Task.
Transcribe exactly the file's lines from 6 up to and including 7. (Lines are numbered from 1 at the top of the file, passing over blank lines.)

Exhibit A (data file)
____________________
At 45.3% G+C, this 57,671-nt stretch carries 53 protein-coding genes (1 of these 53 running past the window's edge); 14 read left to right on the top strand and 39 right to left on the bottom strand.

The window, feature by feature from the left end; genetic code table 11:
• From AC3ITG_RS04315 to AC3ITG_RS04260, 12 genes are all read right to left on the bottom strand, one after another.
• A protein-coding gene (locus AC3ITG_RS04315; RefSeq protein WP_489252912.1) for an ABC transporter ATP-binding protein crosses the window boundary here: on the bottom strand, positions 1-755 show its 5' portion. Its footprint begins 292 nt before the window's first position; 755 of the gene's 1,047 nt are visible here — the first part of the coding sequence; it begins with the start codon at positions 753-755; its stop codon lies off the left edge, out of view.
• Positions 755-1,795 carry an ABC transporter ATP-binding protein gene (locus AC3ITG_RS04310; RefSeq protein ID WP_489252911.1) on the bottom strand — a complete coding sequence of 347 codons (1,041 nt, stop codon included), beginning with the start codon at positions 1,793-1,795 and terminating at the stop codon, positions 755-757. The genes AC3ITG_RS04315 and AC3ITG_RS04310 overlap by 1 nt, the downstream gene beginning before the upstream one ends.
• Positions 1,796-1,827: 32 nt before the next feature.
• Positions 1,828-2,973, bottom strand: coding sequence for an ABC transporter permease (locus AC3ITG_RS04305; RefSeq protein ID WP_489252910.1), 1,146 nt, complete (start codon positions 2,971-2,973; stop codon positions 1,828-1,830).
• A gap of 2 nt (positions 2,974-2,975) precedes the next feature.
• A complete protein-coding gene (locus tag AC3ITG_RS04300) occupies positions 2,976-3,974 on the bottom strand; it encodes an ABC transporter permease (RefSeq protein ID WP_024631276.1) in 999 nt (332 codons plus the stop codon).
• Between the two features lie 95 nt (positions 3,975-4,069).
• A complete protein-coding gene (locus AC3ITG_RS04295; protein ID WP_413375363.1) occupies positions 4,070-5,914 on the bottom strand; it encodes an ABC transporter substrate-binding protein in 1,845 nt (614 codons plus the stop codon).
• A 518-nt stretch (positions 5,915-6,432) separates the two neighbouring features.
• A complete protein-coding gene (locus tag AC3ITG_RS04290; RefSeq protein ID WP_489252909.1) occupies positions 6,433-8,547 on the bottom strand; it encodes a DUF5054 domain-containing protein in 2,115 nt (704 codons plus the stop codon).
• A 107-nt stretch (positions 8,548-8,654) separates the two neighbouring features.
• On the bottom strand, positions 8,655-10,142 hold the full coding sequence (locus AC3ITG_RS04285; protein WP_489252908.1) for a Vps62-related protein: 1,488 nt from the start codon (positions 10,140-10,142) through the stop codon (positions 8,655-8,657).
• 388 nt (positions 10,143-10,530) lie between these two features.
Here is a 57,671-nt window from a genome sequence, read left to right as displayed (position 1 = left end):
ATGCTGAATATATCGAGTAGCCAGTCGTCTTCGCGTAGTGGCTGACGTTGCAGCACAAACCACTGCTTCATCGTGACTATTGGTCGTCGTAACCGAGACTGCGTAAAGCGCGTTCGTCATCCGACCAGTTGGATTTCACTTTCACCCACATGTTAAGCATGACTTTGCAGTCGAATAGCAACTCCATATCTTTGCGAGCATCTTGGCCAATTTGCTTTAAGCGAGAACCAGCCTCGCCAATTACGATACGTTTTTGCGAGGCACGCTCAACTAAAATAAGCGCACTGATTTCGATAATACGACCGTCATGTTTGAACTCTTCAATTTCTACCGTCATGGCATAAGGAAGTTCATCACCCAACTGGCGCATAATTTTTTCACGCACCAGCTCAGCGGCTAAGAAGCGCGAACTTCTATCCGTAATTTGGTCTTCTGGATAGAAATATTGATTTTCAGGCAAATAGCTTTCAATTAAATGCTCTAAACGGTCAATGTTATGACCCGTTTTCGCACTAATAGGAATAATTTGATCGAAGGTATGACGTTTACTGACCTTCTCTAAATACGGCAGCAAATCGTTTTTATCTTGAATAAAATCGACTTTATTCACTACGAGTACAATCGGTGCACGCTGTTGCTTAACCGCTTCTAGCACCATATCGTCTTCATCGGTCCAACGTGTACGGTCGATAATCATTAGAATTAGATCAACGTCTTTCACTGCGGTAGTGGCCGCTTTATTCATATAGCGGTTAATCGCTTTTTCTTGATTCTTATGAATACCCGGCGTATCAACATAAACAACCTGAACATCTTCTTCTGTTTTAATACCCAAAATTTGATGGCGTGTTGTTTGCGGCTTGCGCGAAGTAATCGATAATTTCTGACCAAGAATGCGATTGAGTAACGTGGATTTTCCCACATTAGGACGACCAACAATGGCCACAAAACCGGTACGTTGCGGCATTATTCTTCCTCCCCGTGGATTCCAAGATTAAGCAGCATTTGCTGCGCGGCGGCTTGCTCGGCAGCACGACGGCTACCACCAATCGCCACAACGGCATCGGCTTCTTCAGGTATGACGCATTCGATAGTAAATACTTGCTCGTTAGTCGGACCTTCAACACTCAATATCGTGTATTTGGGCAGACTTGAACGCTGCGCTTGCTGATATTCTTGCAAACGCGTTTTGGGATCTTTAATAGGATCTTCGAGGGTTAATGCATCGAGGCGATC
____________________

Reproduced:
• Positions 1,796-1,827: 32 nt before the next feature.
• Positions 1,828-2,973, bottom strand: coding sequence for an ABC transporter permease (locus AC3ITG_RS04305; RefSeq protein ID WP_489252910.1), 1,146 nt, complete (start codon positions 2,971-2,973; stop codon positions 1,828-1,830).